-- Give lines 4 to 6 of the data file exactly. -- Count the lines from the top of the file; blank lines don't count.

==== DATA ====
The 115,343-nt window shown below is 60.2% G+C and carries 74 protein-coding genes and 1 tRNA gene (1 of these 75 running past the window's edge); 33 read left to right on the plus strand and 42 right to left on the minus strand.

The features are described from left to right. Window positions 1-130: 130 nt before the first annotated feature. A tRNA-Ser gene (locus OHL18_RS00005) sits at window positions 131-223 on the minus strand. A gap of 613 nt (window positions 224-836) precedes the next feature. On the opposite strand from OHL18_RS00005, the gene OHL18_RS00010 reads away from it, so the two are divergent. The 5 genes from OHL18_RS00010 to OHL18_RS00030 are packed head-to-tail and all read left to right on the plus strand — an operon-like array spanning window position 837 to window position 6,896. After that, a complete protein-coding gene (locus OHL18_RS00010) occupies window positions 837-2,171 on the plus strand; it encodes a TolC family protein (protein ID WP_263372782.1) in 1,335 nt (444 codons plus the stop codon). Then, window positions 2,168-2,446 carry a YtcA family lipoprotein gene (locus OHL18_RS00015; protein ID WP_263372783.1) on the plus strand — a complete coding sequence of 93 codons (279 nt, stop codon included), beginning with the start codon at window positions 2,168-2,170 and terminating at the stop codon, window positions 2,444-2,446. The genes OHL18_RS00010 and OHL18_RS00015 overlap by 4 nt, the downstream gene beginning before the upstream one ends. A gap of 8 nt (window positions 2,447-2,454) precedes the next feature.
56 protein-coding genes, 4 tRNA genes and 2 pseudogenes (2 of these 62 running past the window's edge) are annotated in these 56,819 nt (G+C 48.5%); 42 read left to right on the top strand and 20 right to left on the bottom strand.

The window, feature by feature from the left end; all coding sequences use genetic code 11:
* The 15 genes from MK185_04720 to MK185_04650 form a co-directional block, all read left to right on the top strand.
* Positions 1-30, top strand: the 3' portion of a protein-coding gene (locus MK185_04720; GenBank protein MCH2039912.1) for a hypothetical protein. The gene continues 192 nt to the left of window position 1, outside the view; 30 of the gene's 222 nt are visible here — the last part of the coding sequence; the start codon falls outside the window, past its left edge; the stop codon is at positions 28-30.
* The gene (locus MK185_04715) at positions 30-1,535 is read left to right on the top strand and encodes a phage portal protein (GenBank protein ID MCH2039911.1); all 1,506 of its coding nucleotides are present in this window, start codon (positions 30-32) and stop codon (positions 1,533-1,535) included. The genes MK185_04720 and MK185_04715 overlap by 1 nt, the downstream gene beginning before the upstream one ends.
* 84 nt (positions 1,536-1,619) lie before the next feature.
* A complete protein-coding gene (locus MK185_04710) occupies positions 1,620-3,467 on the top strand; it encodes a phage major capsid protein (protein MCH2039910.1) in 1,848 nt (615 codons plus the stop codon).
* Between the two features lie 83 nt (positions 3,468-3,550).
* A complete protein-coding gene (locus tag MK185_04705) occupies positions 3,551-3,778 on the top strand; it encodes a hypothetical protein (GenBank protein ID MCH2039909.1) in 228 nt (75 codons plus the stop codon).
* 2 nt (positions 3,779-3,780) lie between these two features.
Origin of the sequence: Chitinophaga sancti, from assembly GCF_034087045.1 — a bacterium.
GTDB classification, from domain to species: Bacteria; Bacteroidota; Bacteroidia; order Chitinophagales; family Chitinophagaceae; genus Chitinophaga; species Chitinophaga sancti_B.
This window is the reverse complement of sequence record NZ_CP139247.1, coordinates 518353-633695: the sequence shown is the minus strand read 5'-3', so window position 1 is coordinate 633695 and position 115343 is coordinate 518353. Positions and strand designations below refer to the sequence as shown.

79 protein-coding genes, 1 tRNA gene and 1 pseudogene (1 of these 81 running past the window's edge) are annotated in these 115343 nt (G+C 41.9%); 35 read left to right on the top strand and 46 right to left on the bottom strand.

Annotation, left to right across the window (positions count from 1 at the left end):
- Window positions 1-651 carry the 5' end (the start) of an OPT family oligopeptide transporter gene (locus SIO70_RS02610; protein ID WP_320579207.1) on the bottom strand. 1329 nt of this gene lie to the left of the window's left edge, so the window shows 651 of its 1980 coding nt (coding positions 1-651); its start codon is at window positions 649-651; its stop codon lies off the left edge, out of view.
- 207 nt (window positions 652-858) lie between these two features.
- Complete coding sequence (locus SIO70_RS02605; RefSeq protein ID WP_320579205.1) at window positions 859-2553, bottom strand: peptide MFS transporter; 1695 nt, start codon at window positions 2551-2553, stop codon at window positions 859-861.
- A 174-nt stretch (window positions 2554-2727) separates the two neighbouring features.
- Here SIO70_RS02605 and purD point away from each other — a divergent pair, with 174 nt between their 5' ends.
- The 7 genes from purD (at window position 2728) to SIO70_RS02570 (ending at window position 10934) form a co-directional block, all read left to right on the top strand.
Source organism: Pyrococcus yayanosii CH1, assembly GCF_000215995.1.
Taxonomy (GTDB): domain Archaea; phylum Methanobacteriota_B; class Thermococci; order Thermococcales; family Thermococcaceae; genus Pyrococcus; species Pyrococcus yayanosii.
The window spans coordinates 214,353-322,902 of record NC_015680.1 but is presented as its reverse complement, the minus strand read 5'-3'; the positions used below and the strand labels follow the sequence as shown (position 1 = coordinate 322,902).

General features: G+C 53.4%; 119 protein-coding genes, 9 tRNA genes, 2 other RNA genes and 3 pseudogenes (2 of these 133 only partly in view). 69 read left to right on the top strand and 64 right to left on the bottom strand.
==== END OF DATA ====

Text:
The window, feature by feature from the left end; all coding sequences use genetic code 11:
* The 15 genes from MK185_04720 to MK185_04650 form a co-directional block, all read left to right on the top strand.
* Positions 1-30, top strand: the 3' portion of a protein-coding gene (locus MK185_04720; GenBank protein MCH2039912.1) for a hypothetical protein. The gene continues 192 nt to the left of window position 1, outside the view; 30 of the gene's 222 nt are visible here — the last part of the coding sequence; the start codon falls outside the window, past its left edge; the stop codon is at positions 28-30.